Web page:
The Lives of Others, 2006 (Academy Award for Best Foreign Film) A look at private life under the control of the surveillance state of communist East Germany. Psychological warfare writ large. (William F. Buckley stated that he thought it was the best movie he had ever seen.)

If you’d like to add to the list, please let me know!

Weaponization of Loneliness is a Specialty of Cults. Does BLM employ it?

Struggle session - Wikipedia
The photo above reflects what people are afraid of, and why they submit to false narratives. This photo is of a “struggle session” in Maoist China during the Cultural Revolution. The victim is accused of ideological impurity. In today’s BLM parlance, the shaming and social isolation would be for perceived racism. It is not based on reality, but only on identity politics. (Source: Wikipedia Commons)

In this post I will continue to refer to the item I posted the other day on the suburban mass confession of “white guilt” that took place in Bethesda, Maryland. It was a creepy incident of initiation in which you can see four truths revealed about cults and cult activity. We owe it to ourselves to ask first if the participants are behaving like cult recruits. And then we have to ask if the organization to which they are pledging is behaving like a cult. Below I note four hard similarities.

  1. Cult operations always cover up an appetite for raw power with a cover story that sounds very uncontroversial.  Deception is always cover for a power grab. Is that the case with the organization that calls itself “Black Live Matter?” Well, just go to its website and you’ll soon figure out that hardcore socialism, or Marxism, is its actual, avowed agenda. Ultimately, socialism is about one thing: too much power in the hands of too few people. Marxists in America have made no secret of their determination to undermine the individual rights inherent in the Constitution. So when you see huge agendas on the BLM website that are traditionally communist — like “sustainable transformation” and defunding the police and even its goal of replacing the family with collectivist forms of childrearing — well, its veil gets a lot thinner.
  2. Cult  mechanics always involve psychological manipulation. Coercive thought reform is at work in the Bethesda video. It uses a hypnotic chant, as well as guilt and shaming and the weaponization of loneliness to conjure up the illusion of majority support. The recruits have set themselves up for ostracism by the movement if they dare to re-think anything. There is no respect for the principle of free thought or any exchange of ideas.  The movement is highly manipulative and emotionally coercive.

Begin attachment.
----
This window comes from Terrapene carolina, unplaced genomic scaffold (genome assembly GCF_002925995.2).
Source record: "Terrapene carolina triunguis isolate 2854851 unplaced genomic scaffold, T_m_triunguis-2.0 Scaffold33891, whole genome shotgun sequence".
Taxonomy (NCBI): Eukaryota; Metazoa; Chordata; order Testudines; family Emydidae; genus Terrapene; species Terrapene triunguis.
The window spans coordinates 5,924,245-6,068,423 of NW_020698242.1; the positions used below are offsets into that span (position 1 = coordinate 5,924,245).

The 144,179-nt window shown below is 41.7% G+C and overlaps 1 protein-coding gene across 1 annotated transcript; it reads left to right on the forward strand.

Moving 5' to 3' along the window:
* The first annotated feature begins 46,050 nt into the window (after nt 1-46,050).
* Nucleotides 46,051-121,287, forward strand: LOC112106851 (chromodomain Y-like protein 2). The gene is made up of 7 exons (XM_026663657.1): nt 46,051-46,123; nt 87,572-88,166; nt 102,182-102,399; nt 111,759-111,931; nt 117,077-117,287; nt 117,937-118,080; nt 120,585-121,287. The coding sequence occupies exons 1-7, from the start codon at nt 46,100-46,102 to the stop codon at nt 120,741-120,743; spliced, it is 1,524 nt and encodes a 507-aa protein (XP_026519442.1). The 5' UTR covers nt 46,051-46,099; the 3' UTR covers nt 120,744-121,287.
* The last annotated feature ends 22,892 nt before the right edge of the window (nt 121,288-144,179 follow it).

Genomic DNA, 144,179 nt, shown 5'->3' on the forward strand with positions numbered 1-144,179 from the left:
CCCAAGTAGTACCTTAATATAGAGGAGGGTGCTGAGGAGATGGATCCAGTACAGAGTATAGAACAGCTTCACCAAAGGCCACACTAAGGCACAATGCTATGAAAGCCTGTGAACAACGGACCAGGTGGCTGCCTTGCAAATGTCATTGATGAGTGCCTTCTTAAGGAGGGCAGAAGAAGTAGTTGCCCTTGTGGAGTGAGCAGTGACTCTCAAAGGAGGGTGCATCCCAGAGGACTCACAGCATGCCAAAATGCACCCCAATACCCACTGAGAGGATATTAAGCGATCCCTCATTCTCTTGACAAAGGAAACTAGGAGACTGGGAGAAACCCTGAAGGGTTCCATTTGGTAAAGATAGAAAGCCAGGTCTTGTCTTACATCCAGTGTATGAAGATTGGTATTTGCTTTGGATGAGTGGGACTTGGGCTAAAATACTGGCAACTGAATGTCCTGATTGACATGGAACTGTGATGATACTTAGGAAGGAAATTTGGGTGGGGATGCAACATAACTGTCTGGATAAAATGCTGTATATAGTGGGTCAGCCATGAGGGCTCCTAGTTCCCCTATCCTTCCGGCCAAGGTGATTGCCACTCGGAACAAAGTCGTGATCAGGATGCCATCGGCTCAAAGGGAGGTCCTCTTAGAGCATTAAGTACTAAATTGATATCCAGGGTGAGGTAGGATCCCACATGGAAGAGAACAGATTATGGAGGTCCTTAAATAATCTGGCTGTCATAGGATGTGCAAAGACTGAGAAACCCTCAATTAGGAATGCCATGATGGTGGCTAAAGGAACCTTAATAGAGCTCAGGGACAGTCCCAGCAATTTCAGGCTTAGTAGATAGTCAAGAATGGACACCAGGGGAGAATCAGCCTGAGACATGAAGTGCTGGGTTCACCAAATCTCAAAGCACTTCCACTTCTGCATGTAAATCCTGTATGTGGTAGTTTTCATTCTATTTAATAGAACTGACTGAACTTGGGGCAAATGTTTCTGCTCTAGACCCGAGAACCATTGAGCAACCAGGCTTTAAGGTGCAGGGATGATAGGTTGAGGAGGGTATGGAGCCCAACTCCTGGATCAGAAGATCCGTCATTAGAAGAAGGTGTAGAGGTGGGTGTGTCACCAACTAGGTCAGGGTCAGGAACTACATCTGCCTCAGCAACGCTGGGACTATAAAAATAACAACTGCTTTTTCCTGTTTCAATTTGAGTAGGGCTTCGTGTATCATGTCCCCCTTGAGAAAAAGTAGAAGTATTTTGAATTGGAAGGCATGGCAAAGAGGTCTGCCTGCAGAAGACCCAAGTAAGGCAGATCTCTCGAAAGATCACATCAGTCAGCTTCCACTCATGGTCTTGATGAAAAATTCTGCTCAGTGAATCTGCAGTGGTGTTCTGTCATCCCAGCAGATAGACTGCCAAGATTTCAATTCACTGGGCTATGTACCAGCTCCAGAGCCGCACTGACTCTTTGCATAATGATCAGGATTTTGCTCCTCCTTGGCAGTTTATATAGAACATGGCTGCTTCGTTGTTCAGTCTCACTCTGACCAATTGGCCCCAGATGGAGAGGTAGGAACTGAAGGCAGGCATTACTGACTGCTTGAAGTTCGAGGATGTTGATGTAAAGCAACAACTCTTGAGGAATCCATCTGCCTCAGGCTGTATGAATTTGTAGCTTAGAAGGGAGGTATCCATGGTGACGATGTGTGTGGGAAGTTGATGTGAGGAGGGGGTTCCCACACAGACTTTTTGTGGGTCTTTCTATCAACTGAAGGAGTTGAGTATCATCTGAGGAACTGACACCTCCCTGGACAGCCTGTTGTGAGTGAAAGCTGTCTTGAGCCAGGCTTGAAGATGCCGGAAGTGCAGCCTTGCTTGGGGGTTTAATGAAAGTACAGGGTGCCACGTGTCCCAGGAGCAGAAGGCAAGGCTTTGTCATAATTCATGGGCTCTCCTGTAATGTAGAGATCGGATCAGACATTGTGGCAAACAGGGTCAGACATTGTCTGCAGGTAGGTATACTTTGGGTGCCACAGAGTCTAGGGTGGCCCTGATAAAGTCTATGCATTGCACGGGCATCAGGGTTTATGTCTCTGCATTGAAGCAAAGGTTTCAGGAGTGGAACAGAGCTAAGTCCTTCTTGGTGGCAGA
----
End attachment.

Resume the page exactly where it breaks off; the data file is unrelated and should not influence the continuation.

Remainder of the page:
3. The recruit is ordered to become a deployable agent for the cult by promising to bring others in to it. When the Bethesdans took their pledge, part of it was “to do everything in my power to educate my community.” That’s a pledge to proselytize. This assignment is essential to cults. It grows the mass/mob and empowers the cult’s totalitarian leaders. It always happens under the guise of something that sounds reasonable. Their behavior also brings to mind one of Saul Alinsky’s callous “Rules for Radicals:” to use people’s goodwill against them.
  4. We see the cultic practice of predatory alienation: forcing people to disavow loved ones. The New York Times recently published an op-ed telling white “allies” of BLM that they must prove their loyalty by texting “relatives and loved ones telling them you will not be visiting them or answering phone calls until they take significant action in supporting black lives either through protest or financial contributions.”  This is emotional blackmail, meant to isolate people and meddle in personal relationships. That’s a common pattern in socialism as well.